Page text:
Liverpool have changed the way they hand out player contracts in a bid to avoid a repeat of the lucrative deals handed out to flops such as Joe Cole and Alberto Aquilani.
LIVERPOOL FC have adopted a new approach to players’ contracts with lower basic salaries and more performance-related bonuses.
LIVERPOOL paid out £8.6million in agent fees over the past year – the second highest amount in the Premier League.
The former Roma midfielder will be out of action for a while due to niggling ankle problems, and is expected to miss the games against Catania and Parma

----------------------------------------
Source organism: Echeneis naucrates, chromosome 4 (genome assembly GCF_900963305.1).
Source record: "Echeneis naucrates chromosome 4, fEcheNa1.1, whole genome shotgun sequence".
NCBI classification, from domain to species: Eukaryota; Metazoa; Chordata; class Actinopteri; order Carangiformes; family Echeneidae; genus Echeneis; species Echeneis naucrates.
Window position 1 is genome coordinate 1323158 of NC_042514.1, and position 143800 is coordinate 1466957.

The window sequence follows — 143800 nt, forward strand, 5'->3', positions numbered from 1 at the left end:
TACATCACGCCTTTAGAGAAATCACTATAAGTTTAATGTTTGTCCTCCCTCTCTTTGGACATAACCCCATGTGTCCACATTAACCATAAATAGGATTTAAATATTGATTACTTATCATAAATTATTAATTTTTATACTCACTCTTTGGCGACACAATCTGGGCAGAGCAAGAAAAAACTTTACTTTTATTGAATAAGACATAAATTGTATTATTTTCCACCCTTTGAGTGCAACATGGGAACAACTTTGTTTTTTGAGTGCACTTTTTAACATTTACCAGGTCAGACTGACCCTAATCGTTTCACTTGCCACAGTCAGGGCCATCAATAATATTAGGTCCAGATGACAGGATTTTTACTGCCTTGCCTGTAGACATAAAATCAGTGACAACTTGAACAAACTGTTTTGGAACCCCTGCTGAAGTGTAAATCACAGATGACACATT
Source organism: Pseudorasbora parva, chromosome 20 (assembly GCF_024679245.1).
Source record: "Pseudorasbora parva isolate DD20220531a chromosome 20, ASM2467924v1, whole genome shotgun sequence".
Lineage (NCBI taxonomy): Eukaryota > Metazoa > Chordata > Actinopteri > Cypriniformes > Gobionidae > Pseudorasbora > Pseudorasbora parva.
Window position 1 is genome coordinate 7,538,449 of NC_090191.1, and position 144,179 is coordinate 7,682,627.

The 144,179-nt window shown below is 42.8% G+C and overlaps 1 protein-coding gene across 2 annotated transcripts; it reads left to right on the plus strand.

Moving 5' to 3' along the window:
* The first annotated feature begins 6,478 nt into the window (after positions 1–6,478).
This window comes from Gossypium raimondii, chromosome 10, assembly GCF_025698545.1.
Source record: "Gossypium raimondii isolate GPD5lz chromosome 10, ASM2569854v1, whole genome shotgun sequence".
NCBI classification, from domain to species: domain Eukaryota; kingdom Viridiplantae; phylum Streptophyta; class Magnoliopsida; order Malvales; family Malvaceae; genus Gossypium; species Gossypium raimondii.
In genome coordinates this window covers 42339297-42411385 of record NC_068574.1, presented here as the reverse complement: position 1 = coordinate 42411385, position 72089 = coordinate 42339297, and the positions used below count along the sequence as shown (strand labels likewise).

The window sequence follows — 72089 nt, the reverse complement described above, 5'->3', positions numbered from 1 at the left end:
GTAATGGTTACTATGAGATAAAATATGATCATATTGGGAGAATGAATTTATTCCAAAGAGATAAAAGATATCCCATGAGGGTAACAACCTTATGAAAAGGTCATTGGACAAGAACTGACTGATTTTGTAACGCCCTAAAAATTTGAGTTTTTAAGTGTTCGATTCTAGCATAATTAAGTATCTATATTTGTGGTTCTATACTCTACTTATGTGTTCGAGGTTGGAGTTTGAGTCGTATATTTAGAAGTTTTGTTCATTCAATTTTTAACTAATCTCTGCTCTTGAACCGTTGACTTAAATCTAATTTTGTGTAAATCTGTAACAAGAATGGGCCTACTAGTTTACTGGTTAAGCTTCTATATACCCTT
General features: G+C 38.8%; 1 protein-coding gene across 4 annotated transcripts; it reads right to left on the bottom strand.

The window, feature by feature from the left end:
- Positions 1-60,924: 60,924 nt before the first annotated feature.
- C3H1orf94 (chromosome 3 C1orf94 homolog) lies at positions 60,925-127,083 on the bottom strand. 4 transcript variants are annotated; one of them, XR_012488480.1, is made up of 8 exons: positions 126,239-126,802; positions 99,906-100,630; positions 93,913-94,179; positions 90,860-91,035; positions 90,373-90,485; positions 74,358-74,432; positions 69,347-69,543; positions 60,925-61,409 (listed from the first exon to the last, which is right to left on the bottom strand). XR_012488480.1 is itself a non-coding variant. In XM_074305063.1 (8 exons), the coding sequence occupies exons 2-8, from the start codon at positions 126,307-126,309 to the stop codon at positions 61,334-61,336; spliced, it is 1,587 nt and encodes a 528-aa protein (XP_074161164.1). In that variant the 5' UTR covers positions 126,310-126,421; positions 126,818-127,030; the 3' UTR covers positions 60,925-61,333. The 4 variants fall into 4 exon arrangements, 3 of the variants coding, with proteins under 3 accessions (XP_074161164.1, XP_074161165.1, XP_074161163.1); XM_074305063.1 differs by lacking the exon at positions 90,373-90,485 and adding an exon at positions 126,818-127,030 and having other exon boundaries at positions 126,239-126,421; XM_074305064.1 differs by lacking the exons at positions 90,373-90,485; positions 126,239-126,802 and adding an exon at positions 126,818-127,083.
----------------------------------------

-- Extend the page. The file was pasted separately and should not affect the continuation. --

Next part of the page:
Liverpool manager Brendan Rodgers has admitted his side’s transfer budget has been affected by their Champions League absence. Brendan Rodgers is finding life in the transfer market tough at Liverpool (Picture: Daily Mail) The Reds have finished outside of the Champions League qualification places for the last three seasons, having to make to with Europa League football instead. And new boss Rodgers believes the lack of top European action is having serious implications on his ability to bring in new players. ‘When you’re not in the Champions League there is a restriction in terms of what you can spend and I know that. I was fully understanding of that before I came in,’ he said. ‘There’s no doubt I want to get the best players I possibly can and that costs money. I am very much conscious of the value and worth of players. There’s no doubt there are top players who have earned every single penny they get but you can also get certain types of players for less.’The former Reading and Watford boss has spent £25million since his arrival from Swansea City, bringing in forward Fabio Borini from Parma, while midfielder Joe Allen followed Rodgers to Merseyside from south Wales. Joe Allen starred for Team GB at this summer’s Olympics (Picture: Reuters) ‘The problem sometimes is there’s a snobbery towards players at a lesser club. It’s an ignorance. You get scouts at a big club who see a young player and think maybe he can’t play. Then he will go to a big club and all of a sudden they want him. It’s about making those decisions earlier,’ he added.‘Look at the squad here and there aren’t too many who have dropped from heaven to play for Liverpool. A lot have come through lower clubs, made their way and now they’re making their name here.’Rodgers has also made steps towards reducing the large wage bill at Anfield, with the likes of Dirk Kuyt, Maxi Rodriguez, Craig Bellamy, Alberto Aquilani and Fabio Aurelio all departing the club this summer. Check out our latest daily transfer gossip live blog